Corrie ten Boom was born in 1892, to a family of Dutch Reformed faith in the Netherlands. Even before the German occupation of the Netherlands during World War II, the ten Boom family had a history of concern for Jewish people. Her father owned a small jewelry store in the Jewish section of the city, and they joined with their Jewish neighbors in Sabbath worship and Bible study. Her grandfather had supported efforts to improve Jewish-Christian relations in the nineteenth century. Her brother, Willem, a minister in the Dutch Reformed Church, had been assigned to convert Jews to the Christian faith. Rather than force conversions, however, he studied anti-Semitism and opened a nursing home for people of all faiths that eventually became a safe house for Jewish refugees during the war.
A Family Affair
Once the war began, many members of the ten Boom family became involved in resistance efforts. Corrie and her sister, Betsie, began to hide Jews within their family home. She worked with the underground resistance in Holland to obtain ration books for those Jewish people she was hiding, and coordinating the hiding of others in the Dutch countryside. This work continued for eighteen months, blooming into the center of an underground movement that spread nationwide.
Corrie later told of a time she had asked a local pastor to shield a Jewish mother and her infant child. He had refused out of safety concerns. Casper ten Boom, Corrie’s father, had overheard the conversation and entered the room, embracing the child and saying, “You say we could lose our lives for this child. I would consider that the greatest honor that could come to my family.”
Faithful Unto Death
The German police raided the ten Boom home in February, 1944. Those who were hiding remained undiscovered, while Corrie, along with her father, two sisters, brother, and other family members were arrested. Resistance workers who entered the house during the raid were also arrested, along with a group of friends who had been holding a prayer meeting in the living room of the home. In total, 30 people were arrested.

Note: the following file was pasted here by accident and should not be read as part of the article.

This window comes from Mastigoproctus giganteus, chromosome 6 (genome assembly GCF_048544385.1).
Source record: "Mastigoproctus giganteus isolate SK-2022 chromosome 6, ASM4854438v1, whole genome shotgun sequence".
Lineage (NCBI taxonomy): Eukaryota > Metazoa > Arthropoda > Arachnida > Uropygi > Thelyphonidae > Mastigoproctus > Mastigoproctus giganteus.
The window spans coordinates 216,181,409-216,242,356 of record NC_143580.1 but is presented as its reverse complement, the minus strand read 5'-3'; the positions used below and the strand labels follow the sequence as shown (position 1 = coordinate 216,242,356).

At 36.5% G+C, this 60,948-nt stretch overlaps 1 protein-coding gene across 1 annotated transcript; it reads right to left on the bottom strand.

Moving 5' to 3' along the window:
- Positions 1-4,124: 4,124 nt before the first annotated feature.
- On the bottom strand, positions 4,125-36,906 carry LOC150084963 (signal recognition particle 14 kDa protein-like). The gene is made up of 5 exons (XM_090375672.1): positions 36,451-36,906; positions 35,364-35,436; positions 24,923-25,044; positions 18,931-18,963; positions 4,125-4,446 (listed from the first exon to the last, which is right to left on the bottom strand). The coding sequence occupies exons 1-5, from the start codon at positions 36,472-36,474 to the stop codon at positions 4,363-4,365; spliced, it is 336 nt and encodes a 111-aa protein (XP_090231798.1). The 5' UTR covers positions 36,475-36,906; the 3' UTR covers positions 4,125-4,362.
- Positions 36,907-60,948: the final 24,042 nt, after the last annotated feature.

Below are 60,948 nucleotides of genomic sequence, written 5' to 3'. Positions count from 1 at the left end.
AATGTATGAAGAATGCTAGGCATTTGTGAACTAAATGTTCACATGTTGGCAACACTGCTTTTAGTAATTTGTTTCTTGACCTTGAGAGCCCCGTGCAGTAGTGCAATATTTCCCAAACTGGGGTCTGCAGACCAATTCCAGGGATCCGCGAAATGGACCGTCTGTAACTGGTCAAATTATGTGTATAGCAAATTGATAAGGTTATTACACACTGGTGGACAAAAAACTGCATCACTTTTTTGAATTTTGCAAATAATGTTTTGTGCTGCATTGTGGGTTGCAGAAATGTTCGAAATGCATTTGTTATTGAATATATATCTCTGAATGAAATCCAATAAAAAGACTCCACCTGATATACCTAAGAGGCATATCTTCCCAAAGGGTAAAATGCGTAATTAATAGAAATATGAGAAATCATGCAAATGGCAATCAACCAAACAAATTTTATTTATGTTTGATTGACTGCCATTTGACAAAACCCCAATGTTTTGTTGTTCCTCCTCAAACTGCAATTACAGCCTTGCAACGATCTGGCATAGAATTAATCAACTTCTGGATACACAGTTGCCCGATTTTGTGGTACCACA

Of the ten Boom family members who had been arrested, all were released save Corrie, her sister, Betsie, and their father, Casper. Casper became sick shortly after arriving in prison and had died within ten days of the arrest. The sisters remained in prison until June, when they were transferred to an internment camp in another part of the country. In September, they were moved to the Ravensbrueck concentration camp in Germany.
While in the concentration camp, the sisters used their secret Bible to hold worship services for the other prisoners. These services blossomed into a multi-denominational taste of God’s Kingdom. Corrie wrote, “At last either Betsie or I would open the Bible. Because only the Hollanders could understand the text we would translate aloud in German. And then we would hear the life-giving words passed back along the aisles in French, Polish, Russian, Czech, and back into Dutch. These were little previews of heaven, these evenings beneath the light bulb.” Betsie died there in December 1944, and Corrie was released days later due to a clerical error. Her release happened one week before all the women in the camp her age were killed.
A Life of Forgiveness
What is particularly notable about Corrie ten Boom is her life after the war. In addition to speaking out about the central role her Christian faith played in her wartime actions, she proved committed to the Messiah’s teachings on forgiveness. At one of her speaking engagements, she was reunited with a Ravenbrueck guard, a man who had played a key role in the tragic death of her sister. He asked her forgiveness for his horrible actions, and she found that her faith gave her the power to forgive. Read the story in Corrie’s own words here.